Location: Staunton Virginia

Biography of James W. Miller

Was born near Staunton, Augusta county, Virginia, May 14, 1823, where he lived with his parents, George M. and Margaret A. Miller, until his fourteenth year. He received a common school education, having attended the early subscription schools of his native county. Leaving home in 1836, he went to Lexington, Rockbridge county, Virginia, where he was employed as a clerk in the store of Moore & McCue, remaining with them until 1840, when he was employed in the same capacity by Samuel B. Finley, of the same place. From Lexington he went to Charlottesville, Virginia, in 1842, and accepted a

Letter from John Crosby, Deputy Clerk, to Franklin D. Love

Staunton, Virginia, May 13th, 1903. Mr. F.D. Love, Georgetown, Texas. Dear Sir: I am in receipt of your letter of the 14th, of April, last, addressed to the Clerk, which has been handed to me by him for reply. Our records run back to 1745, the records show the names of Robert, Samuel, Ephriam and Joseph Love, who came to this county from Pennsylvania about 1747, but as these old records are poorly indexed and some of them not indexed at all, it is quite a laborious task to look up matters of this character, and I could not undertake

Biography of William Horner Cocke

With various corporate interests William Horner Cocke has been closely associated, these various business enterprises benefiting by the stimulus of his industry, keen sagacity and capable management. He has made for himself a most creditable position in business circles and since 1908 has been president and general manager of the Commercial Acid Company which in 1918 became the Southern Acid & Sulphur Company of St. Louis, while with various other concerns he is also associated as stockholder or official. He was born in City Point, Virginia, September 12, 1874. His father, Henry Teller Cocke, was born in Prince George county,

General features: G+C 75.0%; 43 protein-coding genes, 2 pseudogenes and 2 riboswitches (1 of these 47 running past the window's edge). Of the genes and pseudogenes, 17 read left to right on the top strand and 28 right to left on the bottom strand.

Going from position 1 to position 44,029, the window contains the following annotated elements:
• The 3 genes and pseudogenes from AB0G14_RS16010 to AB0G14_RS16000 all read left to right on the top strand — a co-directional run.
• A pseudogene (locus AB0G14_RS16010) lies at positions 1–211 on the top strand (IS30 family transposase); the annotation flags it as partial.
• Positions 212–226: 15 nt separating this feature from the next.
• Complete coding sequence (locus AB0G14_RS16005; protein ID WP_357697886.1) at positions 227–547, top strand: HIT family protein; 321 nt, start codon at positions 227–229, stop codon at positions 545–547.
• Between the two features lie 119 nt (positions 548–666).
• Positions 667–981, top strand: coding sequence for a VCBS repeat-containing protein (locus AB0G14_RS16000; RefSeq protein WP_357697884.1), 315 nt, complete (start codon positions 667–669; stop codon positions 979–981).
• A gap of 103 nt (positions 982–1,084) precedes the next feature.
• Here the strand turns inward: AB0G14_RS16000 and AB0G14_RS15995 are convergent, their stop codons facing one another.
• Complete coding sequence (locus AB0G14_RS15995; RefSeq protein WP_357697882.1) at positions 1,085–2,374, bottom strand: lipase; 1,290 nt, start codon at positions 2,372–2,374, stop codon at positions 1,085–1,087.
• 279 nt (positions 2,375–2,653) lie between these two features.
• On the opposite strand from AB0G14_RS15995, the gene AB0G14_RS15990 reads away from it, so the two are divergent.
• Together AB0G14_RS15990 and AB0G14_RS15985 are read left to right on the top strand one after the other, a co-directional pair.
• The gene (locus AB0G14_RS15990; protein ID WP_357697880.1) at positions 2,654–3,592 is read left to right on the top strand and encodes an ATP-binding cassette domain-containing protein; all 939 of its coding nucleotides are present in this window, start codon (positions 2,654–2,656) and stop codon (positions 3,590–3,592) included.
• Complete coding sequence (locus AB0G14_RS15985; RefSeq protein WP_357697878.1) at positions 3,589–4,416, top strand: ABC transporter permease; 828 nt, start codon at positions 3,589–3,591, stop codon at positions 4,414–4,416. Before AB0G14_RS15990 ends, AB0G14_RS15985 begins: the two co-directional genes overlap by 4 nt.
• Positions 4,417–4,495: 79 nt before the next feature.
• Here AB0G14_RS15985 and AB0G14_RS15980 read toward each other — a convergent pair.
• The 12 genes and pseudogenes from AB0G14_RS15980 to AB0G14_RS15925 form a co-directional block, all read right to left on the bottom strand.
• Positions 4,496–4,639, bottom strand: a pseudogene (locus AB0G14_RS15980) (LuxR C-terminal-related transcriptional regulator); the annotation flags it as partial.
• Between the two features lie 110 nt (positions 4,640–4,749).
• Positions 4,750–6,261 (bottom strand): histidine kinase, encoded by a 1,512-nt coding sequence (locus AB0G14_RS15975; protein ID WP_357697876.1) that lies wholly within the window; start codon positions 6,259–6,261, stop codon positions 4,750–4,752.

Biographical Sketch of John McKinney

John McKinney, of Staunton, Virginia, served in the American army during the latter part of the revolution, and had his thigh broken by a musket ball, which lamed him for life. He settled at Lexington, Kentucky, where he taught school, and was elected Sheriff of the County. He married a Mexican woman, by whom he raised a large family. In 1805 he came to Missouri on a trading and prospecting tour, and in 1809 he moved his family here. When the Indian war began, he took his family back to Kentucky, to get them out of danger. His son Alexander

Biography of Tams Bixby

When historians of the future write of the state of Oklahoma, or recite the romance of the American Indian, they needs must tell the story of Tams Bixby. Above his signature five great Indian nations ceased to be, one hundred and one thousand red-men foreswore allegiance to their tribal chieftains to become citizens of the United States and twenty-one million acres of Indian hunting grounds were made ready for admission to the Union. It was in 1897 that Tams Bixby left Minnesota, where he had gained national prominence as chairman of the Republican state central committee and came to Indian

Biography of Rev. St. Michael Fackler

THE REV. ST. MICHAEL FACKLER. – The Reverend Mr. Fackler was the first clergyman of the Protestant Episcopal church in Oregon. He was a native of Staunton, Virginia, first moved to Missouri, and then crossed the plains for his health in the year 1847. This was greatly improved by the trip; and he soon undertook such work as he could do, teaching and preaching as opportunity offered. For a short time he taught in the Methodist school at Salem, the progenitor of the present Willamette University. At an early day he secured a farm not far from Butteville, where he